# Irrational numbers

Just curious about a thing I've been thinking of:

It's true that that there are numbers that aren't rational... let's say x is such a number. Now we take two integers, a and b where a is the integer if x is rounded up, and b is the integer if x is rounded down.
Forming their arithmetic average, we will get a value y that is closer to x than either a or b. If x is smaller than y, we form the average of b and y, and if it's greater, we use a and y...
Keeping on like this we can come arbitrary close to x, expressed with integrals. So there must be infinitely many rational numbers just between a and b. How can it then come that we still can't write x as division with two integers?

Hurkyl
Staff Emeritus
Gold Member
Forming their arithmetic average, we will get a value y that is closer to x than either a or b.
Why?

Keeping on like this we can come arbitrary close to x, expressed with integrals.
What do integrals have to do with anything?

So there must be infinitely many rational numbers just between a and b.
True; there are infinitely many rational numbers between any two distinct numbers.

How can it then come that we still can't write x as division with two integers?
Where did this come from?

P.S.: It is true that any irrational number can be written as the limit of a sequence of rational numbers...

Sunshine: Forming their arithmetic average, we will get a value y that is closer to x than either a or b. Hurkyl: Why?

Look at $$\sqrt{.8}$$ = .89... I don't think you mean to round up to 1 and down to 0, but its not clear just how many decimals you are going to use. Suppose you said, "Use x number of digits..." Then if the x+1 decimal was a zero, then what?

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It sems like you (Sunshine) are talking about a method for finding rational numbers $$x_1, x_2, x_3, ...$$ so that the difference between the irrational number $$x$$ and the rational number $$x_i$$ is at most half the difference between $$x$$ and $$x_{i-1}$$ for every $$i$$. Still, there is a difference, and this is the point of it: You can always enbetter an approximation of an irrational number, but that means that the irrational number is not rational, because then you could get an optimal approximation (this is in fact the idea behind the proof of $$e$$ being irrational).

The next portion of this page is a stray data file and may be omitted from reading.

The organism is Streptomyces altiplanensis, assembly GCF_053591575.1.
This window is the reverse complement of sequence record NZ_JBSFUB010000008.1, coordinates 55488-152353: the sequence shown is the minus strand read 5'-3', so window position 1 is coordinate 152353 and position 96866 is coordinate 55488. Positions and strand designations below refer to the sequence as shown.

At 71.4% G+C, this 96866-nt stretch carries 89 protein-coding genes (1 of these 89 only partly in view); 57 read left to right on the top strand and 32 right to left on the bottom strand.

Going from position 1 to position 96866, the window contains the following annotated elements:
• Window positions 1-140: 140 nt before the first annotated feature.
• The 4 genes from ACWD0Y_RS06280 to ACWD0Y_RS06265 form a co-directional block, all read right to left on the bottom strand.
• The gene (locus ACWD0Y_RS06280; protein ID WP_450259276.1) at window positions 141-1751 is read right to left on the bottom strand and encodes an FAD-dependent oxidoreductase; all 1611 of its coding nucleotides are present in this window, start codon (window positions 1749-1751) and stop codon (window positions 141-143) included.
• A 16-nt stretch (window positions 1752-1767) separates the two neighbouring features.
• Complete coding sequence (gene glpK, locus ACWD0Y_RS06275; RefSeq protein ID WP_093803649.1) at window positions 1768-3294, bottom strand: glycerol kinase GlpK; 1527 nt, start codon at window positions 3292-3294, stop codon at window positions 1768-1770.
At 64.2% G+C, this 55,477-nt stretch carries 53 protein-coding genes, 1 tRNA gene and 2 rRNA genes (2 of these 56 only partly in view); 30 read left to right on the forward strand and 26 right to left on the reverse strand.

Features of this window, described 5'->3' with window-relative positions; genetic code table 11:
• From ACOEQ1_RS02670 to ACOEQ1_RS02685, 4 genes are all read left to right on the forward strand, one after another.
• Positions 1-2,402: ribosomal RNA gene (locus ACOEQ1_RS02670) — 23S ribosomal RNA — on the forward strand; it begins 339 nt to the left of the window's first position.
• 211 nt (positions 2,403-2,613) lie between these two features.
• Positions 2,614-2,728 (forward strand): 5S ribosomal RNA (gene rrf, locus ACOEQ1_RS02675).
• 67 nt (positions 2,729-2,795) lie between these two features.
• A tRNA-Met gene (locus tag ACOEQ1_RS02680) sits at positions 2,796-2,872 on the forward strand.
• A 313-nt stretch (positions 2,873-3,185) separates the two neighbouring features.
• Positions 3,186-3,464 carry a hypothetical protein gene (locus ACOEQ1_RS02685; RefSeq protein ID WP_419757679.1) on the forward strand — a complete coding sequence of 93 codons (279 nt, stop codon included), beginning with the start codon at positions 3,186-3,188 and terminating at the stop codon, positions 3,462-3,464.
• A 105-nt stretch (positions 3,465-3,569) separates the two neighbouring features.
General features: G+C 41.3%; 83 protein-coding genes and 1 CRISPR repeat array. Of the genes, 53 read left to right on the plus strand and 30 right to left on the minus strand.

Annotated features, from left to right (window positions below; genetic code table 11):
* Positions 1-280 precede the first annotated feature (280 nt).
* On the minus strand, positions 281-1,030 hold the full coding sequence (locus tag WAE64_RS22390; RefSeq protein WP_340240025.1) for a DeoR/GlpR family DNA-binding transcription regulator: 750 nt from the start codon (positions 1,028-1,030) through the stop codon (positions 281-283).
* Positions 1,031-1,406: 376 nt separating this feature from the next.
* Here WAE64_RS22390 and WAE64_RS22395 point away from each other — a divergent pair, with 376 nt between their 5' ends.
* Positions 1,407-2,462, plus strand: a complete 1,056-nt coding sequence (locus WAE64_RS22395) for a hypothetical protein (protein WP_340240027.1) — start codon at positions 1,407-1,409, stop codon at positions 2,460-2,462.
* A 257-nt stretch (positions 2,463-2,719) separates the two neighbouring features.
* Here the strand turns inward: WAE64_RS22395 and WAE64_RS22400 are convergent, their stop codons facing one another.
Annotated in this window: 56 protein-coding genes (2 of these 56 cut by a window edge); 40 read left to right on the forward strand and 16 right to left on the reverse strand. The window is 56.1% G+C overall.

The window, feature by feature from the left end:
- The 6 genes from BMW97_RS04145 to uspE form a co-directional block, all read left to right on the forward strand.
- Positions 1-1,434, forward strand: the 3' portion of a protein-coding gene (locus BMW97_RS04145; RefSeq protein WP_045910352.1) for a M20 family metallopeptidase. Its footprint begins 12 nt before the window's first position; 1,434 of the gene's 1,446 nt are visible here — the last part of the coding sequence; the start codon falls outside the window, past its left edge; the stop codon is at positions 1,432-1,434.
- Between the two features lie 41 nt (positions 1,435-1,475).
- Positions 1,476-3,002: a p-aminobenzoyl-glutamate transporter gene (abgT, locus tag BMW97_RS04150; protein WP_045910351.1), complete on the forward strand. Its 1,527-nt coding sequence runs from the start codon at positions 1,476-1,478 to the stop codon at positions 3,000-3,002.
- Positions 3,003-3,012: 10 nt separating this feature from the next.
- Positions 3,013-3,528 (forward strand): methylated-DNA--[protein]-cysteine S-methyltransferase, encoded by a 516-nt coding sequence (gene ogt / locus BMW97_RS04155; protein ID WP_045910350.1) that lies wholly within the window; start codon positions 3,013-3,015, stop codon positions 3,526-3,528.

Wouldn't it be easier if we just approximated the number by using its first n decimals, and then using its n+1 decimals?

As to why the infinity of the amount of rationals doesn't imply that every number is rational:

The infinity of the number of reals is bigger than that of the number of rationals, $$|\mathbb{Q}|<|\mathbb{R}|$$.

So even though the rationals are an infinite set and a subset of the reals, they can still be (and indeed are) a true subset. Look up "cardinality" and "Cantor's diagonal method" on MathWorld. Once you deal with infinite sets, the concept of size of these sets becomes a bit more complicated than what one initially thinks. Basically to prove two sets have the same number of elements you have to find injective functions between them - "counting" the number of elements as being infinite is not enough.